Removing Leading & Trailing Whitespace

This is a discussion on Removing Leading & Trailing Whitespace within the C Programming forums, part of the General Programming Boards category; Hi, I need help with removing trailing and leading whitespace from a char array. Does anyone have any advice as ...

  1. #1
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    Removing Leading & Trailing Whitespace

    Hi, I need help with removing trailing and leading whitespace from a char array. Does anyone have any advice as to how I should do this. I can remove trailing whitespace by working backwards through a pointer (e.g. char *end = input + (strlen(input) - 1) and then do this:
    Code:
    while (*end && end == ' ') end--;
    *(end + 1) = '\0';
    Leading whitespace is harder because while I am able to work out how much of it there is by a simple loop I then need to move everything 'forwards' a few places, to effectively overwrite the whitespace (e.g. ' hello' would be moved two places to the left making 'hello').
    Can anyone help me with moving the whole string (up to a '\0') to the left by a few places?
    Thanks for all of your help.

  2. #2
    Gawking at stupidity
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    Check out the memmove() function.
    If you understand what you're doing, you're not learning anything.

  3. #3
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    Basically you do:
    Code:
    char *realstart = string + num_leading_spaces; // Pointer to first non-space character
    
    memmove(string, realstart, strlen(realstart) + 1);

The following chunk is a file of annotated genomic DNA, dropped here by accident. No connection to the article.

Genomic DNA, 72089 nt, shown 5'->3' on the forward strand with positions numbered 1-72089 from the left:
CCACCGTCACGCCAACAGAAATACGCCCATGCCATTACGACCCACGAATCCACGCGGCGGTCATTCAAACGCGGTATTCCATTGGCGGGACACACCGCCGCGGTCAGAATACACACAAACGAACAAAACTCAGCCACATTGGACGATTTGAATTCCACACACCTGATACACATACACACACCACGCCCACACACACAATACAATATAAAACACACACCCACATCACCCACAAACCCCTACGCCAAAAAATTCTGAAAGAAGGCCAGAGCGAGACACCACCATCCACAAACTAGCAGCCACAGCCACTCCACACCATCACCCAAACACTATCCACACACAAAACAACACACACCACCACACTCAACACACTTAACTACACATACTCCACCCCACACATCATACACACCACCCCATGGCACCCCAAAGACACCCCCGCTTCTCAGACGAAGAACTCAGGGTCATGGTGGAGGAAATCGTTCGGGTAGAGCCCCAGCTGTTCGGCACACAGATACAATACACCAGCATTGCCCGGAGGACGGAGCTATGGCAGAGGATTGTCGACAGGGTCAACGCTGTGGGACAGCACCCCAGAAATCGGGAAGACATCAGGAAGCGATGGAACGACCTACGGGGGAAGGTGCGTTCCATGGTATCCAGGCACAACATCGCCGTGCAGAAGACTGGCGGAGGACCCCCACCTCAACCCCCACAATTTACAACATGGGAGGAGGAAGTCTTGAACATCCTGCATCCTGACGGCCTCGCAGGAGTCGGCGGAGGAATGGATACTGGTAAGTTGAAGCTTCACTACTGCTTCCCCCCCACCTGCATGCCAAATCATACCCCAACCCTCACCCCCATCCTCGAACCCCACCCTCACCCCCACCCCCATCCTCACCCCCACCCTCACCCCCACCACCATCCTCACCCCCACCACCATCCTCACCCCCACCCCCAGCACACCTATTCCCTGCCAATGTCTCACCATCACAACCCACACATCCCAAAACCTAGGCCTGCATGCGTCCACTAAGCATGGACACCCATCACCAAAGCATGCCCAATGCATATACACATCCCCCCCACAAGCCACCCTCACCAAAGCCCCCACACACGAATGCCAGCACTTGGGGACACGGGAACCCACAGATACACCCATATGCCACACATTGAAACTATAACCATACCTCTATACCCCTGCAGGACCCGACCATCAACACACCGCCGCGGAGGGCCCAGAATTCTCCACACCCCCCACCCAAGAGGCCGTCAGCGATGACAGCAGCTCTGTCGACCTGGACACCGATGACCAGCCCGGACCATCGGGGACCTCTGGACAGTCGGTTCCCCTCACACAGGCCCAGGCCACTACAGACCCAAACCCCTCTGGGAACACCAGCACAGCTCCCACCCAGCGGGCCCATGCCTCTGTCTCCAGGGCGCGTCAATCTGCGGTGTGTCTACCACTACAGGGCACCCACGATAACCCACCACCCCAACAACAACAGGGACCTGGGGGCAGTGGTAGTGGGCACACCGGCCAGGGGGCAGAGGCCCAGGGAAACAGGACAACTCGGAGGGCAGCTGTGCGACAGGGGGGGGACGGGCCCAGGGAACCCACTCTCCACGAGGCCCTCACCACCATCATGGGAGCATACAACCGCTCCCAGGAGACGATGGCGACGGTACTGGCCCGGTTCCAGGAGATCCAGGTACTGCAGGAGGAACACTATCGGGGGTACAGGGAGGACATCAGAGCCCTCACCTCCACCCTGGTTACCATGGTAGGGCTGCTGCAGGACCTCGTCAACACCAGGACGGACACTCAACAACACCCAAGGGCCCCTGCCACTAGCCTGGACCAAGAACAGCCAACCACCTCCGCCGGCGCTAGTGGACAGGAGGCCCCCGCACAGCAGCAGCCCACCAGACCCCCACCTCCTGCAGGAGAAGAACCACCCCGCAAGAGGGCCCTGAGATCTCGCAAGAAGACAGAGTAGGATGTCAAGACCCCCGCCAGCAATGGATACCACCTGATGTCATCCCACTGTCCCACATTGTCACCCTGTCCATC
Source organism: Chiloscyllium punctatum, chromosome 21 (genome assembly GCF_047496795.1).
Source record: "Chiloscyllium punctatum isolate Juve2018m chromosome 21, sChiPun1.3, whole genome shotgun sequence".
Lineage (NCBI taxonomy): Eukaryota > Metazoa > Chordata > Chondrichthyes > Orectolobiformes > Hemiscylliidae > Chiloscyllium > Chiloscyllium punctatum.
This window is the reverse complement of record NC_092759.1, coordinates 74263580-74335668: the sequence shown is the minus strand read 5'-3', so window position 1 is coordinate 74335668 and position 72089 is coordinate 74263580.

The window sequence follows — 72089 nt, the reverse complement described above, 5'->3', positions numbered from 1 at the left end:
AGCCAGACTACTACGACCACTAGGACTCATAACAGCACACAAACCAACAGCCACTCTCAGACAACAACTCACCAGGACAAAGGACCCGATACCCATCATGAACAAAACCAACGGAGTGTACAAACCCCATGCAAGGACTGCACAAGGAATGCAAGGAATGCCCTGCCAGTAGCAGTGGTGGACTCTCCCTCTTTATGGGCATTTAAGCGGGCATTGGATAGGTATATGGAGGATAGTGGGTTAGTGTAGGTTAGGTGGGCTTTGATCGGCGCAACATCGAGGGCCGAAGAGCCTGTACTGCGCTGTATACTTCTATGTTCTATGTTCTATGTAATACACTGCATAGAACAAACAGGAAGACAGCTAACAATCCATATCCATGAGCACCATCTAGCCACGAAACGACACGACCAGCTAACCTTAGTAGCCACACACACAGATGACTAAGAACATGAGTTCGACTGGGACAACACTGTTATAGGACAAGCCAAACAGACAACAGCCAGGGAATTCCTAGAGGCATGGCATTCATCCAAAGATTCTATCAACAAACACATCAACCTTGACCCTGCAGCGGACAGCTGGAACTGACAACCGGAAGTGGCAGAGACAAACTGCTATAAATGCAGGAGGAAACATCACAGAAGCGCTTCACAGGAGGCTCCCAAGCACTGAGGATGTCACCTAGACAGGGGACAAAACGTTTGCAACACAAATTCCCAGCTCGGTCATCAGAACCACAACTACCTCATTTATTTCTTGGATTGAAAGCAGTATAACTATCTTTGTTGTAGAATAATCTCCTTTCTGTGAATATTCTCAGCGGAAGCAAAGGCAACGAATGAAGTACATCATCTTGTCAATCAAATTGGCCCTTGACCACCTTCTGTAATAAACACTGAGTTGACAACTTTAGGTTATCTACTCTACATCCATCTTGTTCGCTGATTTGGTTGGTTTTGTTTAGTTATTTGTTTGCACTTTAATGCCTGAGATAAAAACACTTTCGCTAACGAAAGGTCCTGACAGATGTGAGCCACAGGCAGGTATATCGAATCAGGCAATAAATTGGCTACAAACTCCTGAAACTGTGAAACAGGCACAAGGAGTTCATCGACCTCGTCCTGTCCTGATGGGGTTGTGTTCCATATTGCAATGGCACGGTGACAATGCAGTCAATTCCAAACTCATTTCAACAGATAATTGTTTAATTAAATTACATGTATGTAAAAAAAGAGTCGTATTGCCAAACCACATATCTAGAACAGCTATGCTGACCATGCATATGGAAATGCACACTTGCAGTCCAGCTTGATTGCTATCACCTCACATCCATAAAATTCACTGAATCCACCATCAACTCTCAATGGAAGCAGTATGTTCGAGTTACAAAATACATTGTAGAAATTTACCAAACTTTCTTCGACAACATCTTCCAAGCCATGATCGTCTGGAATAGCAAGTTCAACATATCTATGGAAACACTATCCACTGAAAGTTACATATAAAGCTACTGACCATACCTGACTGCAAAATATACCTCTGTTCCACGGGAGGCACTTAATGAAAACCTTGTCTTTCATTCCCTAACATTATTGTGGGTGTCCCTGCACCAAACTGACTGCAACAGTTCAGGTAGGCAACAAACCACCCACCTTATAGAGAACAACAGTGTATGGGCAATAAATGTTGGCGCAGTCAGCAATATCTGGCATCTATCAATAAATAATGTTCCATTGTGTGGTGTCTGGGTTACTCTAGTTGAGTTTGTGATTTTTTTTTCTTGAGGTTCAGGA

If you understand what you're doing, you're not learning anything.

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    I made this quick test function (well program) to test it out however when I run it I get a Bus Error (aka a seg fault). Here is the code that I am trying to use:
    Code:
    #include <stdio.h>
    #include <stdlib.h>
    #include <string.h>
    
    int stripWhitespace (char *inputStr)
    {
    	char *start, *end;
    	start = inputStr;
    	while (*start && *start == ' ') start++;
    	printf("It is %i and %i\n", inputStr, start);
    	printf("Strlen + 1 is: %i\n", strlen(start) + 1);
    	memmove(inputStr, start, strlen(start) + 1);
    	return 0;
    }
    
    int main ()
    {
    	char *mychr  = "   see spot   see";
    	stripWhitespace(mychr);
    	puts(mychr);
    	return 0;
    }
    My debugging printf's seem to show that the problem is with memmove but I am not sure what I am doing wrong with it.

  5. #5
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    The problem is that you're using a string that's not modifiable. Try changing:
    Code:
    char *mychr = "    see spot   see";
    to:
    Code:
    char mychr[] = "   see spot   see";
    The first way just creates a pointer to a string literal which is stored in read-only memory (on most systems). The second way creates an array in which the string is copied. The array contents are modifiable.

    EDIT: By the way, your usage of memmove() itself looks fine. It's just that the pointers that you're passing to memmove() point to read-only memory.
    Last edited by itsme86; 11-30-2005 at 02:51 PM.
    If you understand what you're doing, you're not learning anything.

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    Thank you very much. It all seems to work fine now! In the end I came up with this function (which works perfectly) and would like to know if you have any suggestions for how it could be improved: